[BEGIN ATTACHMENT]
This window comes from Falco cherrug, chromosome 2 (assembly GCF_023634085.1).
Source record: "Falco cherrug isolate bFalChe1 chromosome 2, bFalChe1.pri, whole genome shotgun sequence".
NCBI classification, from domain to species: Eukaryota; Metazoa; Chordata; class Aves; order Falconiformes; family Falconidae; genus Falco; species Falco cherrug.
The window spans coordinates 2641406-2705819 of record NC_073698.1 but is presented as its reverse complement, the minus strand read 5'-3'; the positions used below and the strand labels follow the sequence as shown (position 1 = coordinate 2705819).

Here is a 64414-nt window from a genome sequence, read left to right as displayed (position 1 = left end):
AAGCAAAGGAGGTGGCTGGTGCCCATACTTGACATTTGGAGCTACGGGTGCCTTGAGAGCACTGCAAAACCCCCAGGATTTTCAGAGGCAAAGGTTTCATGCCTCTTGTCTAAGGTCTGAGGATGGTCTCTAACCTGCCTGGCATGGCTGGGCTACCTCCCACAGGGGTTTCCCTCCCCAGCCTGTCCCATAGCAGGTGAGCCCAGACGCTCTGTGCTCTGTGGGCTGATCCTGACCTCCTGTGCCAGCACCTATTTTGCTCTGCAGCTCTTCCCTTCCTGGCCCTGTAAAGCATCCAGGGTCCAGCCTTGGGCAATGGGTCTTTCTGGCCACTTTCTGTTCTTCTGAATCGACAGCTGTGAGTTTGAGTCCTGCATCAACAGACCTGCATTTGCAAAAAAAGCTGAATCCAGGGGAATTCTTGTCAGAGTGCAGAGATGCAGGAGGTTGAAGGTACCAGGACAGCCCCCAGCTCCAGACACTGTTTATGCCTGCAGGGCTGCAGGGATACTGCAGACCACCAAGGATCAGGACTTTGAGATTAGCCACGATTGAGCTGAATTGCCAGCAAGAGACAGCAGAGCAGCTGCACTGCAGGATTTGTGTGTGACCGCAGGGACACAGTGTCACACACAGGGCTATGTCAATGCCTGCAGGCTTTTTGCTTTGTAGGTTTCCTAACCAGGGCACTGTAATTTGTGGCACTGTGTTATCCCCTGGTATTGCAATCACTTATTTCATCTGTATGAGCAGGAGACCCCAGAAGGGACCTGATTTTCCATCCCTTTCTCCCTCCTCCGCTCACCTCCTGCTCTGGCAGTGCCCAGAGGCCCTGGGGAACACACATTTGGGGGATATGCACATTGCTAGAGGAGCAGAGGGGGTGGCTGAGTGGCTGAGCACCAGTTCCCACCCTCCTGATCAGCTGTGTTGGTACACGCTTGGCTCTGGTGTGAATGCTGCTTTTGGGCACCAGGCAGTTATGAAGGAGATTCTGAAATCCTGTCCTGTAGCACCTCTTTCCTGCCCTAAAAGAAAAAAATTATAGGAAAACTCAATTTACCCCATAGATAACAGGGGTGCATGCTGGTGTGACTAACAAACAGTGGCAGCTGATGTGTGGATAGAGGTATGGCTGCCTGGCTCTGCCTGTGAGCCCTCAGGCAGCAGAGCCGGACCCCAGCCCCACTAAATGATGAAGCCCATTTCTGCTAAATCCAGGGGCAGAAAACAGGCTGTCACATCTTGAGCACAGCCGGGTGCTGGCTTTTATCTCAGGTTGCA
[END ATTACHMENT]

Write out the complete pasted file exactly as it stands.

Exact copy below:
This window comes from Falco cherrug, chromosome 2 (assembly GCF_023634085.1).
Source record: "Falco cherrug isolate bFalChe1 chromosome 2, bFalChe1.pri, whole genome shotgun sequence".
NCBI classification, from domain to species: Eukaryota; Metazoa; Chordata; class Aves; order Falconiformes; family Falconidae; genus Falco; species Falco cherrug.
The window spans coordinates 2641406-2705819 of record NC_073698.1 but is presented as its reverse complement, the minus strand read 5'-3'; the positions used below and the strand labels follow the sequence as shown (position 1 = coordinate 2705819).

Here is a 64414-nt window from a genome sequence, read left to right as displayed (position 1 = left end):
AAGCAAAGGAGGTGGCTGGTGCCCATACTTGACATTTGGAGCTACGGGTGCCTTGAGAGCACTGCAAAACCCCCAGGATTTTCAGAGGCAAAGGTTTCATGCCTCTTGTCTAAGGTCTGAGGATGGTCTCTAACCTGCCTGGCATGGCTGGGCTACCTCCCACAGGGGTTTCCCTCCCCAGCCTGTCCCATAGCAGGTGAGCCCAGACGCTCTGTGCTCTGTGGGCTGATCCTGACCTCCTGTGCCAGCACCTATTTTGCTCTGCAGCTCTTCCCTTCCTGGCCCTGTAAAGCATCCAGGGTCCAGCCTTGGGCAATGGGTCTTTCTGGCCACTTTCTGTTCTTCTGAATCGACAGCTGTGAGTTTGAGTCCTGCATCAACAGACCTGCATTTGCAAAAAAAGCTGAATCCAGGGGAATTCTTGTCAGAGTGCAGAGATGCAGGAGGTTGAAGGTACCAGGACAGCCCCCAGCTCCAGACACTGTTTATGCCTGCAGGGCTGCAGGGATACTGCAGACCACCAAGGATCAGGACTTTGAGATTAGCCACGATTGAGCTGAATTGCCAGCAAGAGACAGCAGAGCAGCTGCACTGCAGGATTTGTGTGTGACCGCAGGGACACAGTGTCACACACAGGGCTATGTCAATGCCTGCAGGCTTTTTGCTTTGTAGGTTTCCTAACCAGGGCACTGTAATTTGTGGCACTGTGTTATCCCCTGGTATTGCAATCACTTATTTCATCTGTATGAGCAGGAGACCCCAGAAGGGACCTGATTTTCCATCCCTTTCTCCCTCCTCCGCTCACCTCCTGCTCTGGCAGTGCCCAGAGGCCCTGGGGAACACACATTTGGGGGATATGCACATTGCTAGAGGAGCAGAGGGGGTGGCTGAGTGGCTGAGCACCAGTTCCCACCCTCCTGATCAGCTGTGTTGGTACACGCTTGGCTCTGGTGTGAATGCTGCTTTTGGGCACCAGGCAGTTATGAAGGAGATTCTGAAATCCTGTCCTGTAGCACCTCTTTCCTGCCCTAAAAGAAAAAAATTATAGGAAAACTCAATTTACCCCATAGATAACAGGGGTGCATGCTGGTGTGACTAACAAACAGTGGCAGCTGATGTGTGGATAGAGGTATGGCTGCCTGGCTCTGCCTGTGAGCCCTCAGGCAGCAGAGCCGGACCCCAGCCCCACTAAATGATGAAGCCCATTTCTGCTAAATCCAGGGGCAGAAAACAGGCTGTCACATCTTGAGCACAGCCGGGTGCTGGCTTTTATCTCAGGTTGCA